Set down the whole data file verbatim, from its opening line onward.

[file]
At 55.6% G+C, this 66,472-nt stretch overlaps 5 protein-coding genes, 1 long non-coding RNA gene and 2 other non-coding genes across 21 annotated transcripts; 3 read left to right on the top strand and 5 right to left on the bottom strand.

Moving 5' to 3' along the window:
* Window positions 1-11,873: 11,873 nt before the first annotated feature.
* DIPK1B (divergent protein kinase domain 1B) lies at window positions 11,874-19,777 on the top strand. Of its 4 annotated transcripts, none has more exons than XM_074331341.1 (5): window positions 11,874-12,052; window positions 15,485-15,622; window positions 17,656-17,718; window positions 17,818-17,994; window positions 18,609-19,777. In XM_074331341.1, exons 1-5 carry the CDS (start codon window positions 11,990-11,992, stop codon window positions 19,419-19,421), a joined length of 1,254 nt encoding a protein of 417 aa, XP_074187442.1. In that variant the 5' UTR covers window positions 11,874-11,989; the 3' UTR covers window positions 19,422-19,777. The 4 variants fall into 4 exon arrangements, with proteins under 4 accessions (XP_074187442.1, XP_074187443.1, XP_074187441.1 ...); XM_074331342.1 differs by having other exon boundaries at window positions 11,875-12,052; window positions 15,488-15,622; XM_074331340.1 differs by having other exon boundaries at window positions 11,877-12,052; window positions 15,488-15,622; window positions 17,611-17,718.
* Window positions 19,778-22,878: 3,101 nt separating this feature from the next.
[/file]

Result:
At 55.6% G+C, this 66,472-nt stretch overlaps 5 protein-coding genes, 1 long non-coding RNA gene and 2 other non-coding genes across 21 annotated transcripts; 3 read left to right on the top strand and 5 right to left on the bottom strand.

Moving 5' to 3' along the window:
* Window positions 1-11,873: 11,873 nt before the first annotated feature.
* DIPK1B (divergent protein kinase domain 1B) lies at window positions 11,874-19,777 on the top strand. Of its 4 annotated transcripts, none has more exons than XM_074331341.1 (5): window positions 11,874-12,052; window positions 15,485-15,622; window positions 17,656-17,718; window positions 17,818-17,994; window positions 18,609-19,777. In XM_074331341.1, exons 1-5 carry the CDS (start codon window positions 11,990-11,992, stop codon window positions 19,419-19,421), a joined length of 1,254 nt encoding a protein of 417 aa, XP_074187442.1. In that variant the 5' UTR covers window positions 11,874-11,989; the 3' UTR covers window positions 19,422-19,777. The 4 variants fall into 4 exon arrangements, with proteins under 4 accessions (XP_074187442.1, XP_074187443.1, XP_074187441.1 ...); XM_074331342.1 differs by having other exon boundaries at window positions 11,875-12,052; window positions 15,488-15,622; XM_074331340.1 differs by having other exon boundaries at window positions 11,877-12,052; window positions 15,488-15,622; window positions 17,611-17,718.
* Window positions 19,778-22,878: 3,101 nt separating this feature from the next.